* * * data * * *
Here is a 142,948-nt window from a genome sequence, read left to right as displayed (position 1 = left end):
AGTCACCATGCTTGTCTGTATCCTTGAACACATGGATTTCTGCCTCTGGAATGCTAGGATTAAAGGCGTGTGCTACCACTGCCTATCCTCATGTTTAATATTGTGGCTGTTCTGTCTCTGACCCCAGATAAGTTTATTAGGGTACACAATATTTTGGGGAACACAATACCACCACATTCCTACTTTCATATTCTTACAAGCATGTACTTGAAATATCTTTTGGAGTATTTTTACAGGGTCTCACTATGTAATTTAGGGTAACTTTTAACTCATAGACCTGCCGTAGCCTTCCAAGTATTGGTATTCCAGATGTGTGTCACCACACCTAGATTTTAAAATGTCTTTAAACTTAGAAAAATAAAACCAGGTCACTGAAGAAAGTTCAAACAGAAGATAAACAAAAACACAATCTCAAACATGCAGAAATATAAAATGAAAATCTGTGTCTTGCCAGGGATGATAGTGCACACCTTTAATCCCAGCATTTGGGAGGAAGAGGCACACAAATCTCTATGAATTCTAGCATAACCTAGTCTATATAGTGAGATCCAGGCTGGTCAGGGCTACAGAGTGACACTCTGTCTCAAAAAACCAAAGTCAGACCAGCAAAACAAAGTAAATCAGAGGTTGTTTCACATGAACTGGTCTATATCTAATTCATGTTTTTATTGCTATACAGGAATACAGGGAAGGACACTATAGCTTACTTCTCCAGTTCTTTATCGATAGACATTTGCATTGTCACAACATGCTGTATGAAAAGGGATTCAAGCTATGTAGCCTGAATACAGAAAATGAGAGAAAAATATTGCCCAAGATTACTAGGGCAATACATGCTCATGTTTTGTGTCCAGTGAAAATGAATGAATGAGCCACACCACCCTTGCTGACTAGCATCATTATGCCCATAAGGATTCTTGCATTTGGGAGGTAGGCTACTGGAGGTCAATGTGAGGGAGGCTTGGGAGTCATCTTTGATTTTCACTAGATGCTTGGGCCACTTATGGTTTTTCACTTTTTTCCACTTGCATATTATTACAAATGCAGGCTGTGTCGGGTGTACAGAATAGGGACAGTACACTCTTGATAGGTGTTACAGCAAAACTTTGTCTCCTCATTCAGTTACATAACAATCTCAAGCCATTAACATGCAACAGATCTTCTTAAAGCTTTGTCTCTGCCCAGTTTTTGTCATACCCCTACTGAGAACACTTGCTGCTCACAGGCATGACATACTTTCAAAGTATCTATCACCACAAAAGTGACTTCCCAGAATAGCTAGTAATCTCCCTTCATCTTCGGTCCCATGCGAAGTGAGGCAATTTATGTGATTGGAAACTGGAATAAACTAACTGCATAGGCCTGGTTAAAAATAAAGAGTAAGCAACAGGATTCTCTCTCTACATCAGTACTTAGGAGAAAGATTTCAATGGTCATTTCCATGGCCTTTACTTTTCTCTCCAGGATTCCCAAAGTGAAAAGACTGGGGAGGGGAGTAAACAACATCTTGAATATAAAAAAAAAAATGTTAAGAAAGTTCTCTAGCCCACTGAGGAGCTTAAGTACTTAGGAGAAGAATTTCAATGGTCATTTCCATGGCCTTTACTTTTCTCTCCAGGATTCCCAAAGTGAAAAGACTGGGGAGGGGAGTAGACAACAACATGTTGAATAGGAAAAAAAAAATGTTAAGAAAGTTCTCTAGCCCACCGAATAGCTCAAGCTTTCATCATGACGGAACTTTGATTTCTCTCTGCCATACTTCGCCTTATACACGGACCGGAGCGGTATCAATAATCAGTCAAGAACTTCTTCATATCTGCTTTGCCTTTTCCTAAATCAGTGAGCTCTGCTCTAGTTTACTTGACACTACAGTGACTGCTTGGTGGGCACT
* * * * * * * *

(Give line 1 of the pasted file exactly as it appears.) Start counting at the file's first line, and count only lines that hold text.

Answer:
Here is a 142,948-nt window from a genome sequence, read left to right as displayed (position 1 = left end):